From Autos to Architecture
Fordism and Architectural Aesthetics in the Twentieth Century
Publication date 10/1/2009
6 x 9 inches (15.2 x 22.9 cm), Hardcover
400 pages, 80 b/w illustrations
Carton qty: 14;
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One of the most interesting questions in architectural history is why modern architecture emerged from the war-ravaged regions of central Europe and not the United States, whose techniques of mass production and mechanical products so inspired the first generation of modern architects like Le Corbusier, Mies van der Rohe, and Walter Gropius. In From Autos to Architecture, sociologist David Gartman offers a critical social history that shows how Fordist mass production and industrial architecture in America influenced European designers to an extent previously not understood. Drawing on Marxist economics, the Frankfurt School, and French sociologist Pierre Bourdieu, From Autos to Architecture deftly illustrates the different class structures and struggles of America and Europe. Examining architecture in the context of social conflicts, From Autos to Architecture offers a critical alternative to standard architectural histories focused on aesthetics alone.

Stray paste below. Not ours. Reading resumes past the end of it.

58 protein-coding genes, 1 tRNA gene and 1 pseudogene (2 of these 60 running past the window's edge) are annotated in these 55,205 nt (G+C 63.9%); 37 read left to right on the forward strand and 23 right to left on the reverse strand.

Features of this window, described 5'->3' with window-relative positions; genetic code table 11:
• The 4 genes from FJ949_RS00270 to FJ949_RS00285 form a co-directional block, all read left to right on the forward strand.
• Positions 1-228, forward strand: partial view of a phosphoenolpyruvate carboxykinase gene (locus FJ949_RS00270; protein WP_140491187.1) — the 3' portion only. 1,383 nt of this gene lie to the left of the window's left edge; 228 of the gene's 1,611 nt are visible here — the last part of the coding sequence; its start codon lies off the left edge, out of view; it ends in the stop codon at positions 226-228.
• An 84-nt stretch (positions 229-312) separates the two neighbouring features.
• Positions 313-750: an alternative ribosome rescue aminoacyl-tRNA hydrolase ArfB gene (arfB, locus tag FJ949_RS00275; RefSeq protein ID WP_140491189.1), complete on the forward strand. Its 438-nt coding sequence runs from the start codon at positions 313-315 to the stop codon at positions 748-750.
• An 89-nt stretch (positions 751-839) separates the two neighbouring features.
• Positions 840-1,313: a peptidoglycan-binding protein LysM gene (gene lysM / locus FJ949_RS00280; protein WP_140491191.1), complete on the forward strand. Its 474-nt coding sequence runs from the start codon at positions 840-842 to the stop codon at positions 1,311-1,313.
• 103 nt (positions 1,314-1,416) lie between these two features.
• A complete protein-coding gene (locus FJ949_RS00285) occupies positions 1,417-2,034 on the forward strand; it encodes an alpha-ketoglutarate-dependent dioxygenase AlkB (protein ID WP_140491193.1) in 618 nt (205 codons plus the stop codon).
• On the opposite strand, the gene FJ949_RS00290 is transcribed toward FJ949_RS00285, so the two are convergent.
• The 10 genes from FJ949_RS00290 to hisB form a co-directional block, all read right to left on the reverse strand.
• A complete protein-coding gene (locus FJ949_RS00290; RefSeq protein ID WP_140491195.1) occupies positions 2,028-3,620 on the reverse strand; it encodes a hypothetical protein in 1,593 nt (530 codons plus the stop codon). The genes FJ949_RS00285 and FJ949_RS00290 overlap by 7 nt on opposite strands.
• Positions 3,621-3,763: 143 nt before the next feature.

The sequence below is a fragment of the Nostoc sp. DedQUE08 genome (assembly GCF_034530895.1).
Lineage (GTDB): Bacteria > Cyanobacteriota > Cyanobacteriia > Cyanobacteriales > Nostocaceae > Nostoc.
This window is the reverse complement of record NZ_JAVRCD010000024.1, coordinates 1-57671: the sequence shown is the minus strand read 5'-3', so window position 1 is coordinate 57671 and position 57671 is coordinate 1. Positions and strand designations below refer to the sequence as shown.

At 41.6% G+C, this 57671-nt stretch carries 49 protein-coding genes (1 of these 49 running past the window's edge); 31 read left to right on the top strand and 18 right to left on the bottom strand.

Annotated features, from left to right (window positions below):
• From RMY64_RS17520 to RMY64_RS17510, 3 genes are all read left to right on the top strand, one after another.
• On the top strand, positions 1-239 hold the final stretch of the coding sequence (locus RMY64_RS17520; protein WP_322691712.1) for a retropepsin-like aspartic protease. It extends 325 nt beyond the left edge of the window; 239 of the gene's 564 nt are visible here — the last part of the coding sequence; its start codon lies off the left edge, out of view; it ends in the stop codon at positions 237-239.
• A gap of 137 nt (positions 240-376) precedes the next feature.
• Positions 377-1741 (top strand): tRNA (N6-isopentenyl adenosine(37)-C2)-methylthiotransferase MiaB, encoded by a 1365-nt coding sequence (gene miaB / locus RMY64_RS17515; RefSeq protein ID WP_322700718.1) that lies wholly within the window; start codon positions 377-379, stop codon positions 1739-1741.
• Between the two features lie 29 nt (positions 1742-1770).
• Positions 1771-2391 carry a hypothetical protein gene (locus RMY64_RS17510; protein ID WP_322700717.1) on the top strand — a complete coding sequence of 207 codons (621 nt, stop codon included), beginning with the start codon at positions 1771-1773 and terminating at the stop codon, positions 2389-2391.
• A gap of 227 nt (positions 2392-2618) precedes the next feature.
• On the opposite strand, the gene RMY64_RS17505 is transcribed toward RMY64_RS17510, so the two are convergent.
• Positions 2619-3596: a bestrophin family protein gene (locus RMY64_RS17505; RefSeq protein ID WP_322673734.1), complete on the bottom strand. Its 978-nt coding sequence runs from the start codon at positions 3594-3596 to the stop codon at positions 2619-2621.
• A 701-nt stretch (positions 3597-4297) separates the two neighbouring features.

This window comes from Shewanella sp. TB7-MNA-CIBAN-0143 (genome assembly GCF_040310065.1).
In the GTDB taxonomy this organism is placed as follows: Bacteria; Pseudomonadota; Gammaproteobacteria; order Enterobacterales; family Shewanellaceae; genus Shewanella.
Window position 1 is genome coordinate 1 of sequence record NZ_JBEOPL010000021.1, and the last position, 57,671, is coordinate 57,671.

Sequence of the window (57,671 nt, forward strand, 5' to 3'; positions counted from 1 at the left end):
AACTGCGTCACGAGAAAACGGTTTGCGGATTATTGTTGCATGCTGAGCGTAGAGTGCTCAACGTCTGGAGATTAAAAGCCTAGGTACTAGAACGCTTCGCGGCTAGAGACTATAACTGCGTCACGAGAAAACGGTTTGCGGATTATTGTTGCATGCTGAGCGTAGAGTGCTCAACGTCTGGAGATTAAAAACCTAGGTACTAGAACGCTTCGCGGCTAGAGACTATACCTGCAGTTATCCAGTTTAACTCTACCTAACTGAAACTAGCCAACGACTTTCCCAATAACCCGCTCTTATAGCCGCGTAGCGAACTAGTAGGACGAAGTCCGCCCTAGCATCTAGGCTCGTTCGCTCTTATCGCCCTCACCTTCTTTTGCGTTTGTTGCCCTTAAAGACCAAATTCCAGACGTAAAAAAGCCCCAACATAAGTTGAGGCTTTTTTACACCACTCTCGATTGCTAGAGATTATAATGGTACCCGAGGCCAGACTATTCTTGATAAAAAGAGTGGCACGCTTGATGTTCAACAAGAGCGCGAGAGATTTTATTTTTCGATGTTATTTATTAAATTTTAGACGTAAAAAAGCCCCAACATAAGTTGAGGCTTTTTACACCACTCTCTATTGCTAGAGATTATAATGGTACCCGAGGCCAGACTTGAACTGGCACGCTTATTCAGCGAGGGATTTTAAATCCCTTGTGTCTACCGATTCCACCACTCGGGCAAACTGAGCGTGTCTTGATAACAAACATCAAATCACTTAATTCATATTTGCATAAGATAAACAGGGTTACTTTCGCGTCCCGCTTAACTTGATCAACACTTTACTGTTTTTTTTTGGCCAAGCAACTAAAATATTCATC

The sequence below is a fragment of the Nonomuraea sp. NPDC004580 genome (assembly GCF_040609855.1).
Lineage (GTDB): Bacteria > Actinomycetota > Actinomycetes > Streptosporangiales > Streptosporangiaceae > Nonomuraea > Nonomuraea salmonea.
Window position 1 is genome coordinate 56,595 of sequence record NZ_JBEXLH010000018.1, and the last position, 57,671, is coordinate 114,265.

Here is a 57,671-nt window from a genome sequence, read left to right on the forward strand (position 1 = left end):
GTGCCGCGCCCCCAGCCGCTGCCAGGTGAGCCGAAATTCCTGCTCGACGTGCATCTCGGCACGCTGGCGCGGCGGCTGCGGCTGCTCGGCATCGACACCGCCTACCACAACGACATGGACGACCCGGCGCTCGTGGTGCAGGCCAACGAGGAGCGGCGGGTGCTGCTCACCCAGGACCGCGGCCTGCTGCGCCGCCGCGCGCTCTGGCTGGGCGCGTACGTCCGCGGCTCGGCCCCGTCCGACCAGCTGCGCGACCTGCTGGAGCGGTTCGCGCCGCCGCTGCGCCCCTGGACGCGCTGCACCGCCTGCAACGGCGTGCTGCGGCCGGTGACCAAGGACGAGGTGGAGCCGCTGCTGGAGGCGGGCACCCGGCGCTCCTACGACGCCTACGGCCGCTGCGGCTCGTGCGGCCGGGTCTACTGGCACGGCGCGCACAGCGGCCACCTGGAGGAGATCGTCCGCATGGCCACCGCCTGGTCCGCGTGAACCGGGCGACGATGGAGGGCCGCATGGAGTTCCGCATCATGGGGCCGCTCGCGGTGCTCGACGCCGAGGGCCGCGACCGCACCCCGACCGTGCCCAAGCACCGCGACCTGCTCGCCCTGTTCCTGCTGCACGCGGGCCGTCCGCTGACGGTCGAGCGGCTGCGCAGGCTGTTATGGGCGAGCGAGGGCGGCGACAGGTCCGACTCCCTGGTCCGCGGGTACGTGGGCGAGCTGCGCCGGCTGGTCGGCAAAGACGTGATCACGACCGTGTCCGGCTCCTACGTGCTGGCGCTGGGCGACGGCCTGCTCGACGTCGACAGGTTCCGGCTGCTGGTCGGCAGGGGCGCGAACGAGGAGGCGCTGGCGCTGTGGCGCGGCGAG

David Gartman is a professor of sociology at the University of South Alabama.
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